Another use of parachute cord is in the stringing of mallet percussion instruments, such the xylophone, marimba, or vibraphone.
Additional uses for parachute cord are in the manufacture of items such as lanyards, belts, dog leashes, rosaries, and key chains. This is becoming more popular as crafters are discovering this material.
The core (also known as the kern) consists of several yarns, the number is determined by the cord type, and each yarn is made up of two or three (commercial) or three (MIL-Spec) smaller nylon fibers twisted together. Types IA and IIA differ from their type I and II counterparts in that they have no core. Type III, a type commonly found in use, is nominally rated with a minimum breaking strength of 550 pounds, thus the nickname "550 cord". All six types are specified to have a minimum elongation of 30%.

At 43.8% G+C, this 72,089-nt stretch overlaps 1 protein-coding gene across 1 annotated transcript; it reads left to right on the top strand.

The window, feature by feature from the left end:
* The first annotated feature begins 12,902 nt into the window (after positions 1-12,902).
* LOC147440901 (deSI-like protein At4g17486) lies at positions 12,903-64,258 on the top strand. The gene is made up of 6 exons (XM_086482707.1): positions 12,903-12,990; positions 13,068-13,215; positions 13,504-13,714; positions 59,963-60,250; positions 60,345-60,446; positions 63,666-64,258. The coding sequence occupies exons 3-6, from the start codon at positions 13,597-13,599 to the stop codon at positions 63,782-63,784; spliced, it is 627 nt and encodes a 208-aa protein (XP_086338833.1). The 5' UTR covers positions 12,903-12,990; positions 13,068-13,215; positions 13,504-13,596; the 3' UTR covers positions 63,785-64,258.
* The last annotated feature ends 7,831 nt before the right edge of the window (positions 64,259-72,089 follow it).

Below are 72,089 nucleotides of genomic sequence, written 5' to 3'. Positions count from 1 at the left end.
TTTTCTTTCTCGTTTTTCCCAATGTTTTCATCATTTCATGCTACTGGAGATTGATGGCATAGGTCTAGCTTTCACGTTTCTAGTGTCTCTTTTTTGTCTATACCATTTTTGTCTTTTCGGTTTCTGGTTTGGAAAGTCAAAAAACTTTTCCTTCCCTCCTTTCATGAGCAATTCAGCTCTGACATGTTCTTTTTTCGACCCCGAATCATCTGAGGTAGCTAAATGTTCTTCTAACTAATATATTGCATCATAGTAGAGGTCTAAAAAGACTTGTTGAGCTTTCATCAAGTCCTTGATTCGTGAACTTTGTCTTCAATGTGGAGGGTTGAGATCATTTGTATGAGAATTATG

The US military specification for paracord gives strength and construction parameters to which the final product must conform, as well as requirements for packaging and marking. Although the standard contains specific denier figures for the sheath strands and inner yarns, there are no overall diameter requirements for the cord itself. Below is a table of selected elements from the specification.
|Type||Minimum strength||Minimum elongation||Minimum length per pound||Core yarns||Sheath structure|
|I||95 lb (43 kg)||30%||950 ft (290 m; max. 1.57 g/m)||1||16/1|
|IA||100 lb (45 kg)||30%||1050 ft (320 m; max. 1.42 g/m)||<no core>||16/1|
|II||400 lb (181 kg)||30%||265 ft (81 m; max. 5.62 g/m)||4 to 7||32/1 or 36/1|
|IIA||225 lb (102 kg)||30%||495 ft (151 m; max. 3.00 g/m)||<no core>||32/1 or 36/1|
|III||550 lb (249 kg)||30%||225 ft (69 m; max. 6.61 g/m)||7 to 9||32/1 or 36/1|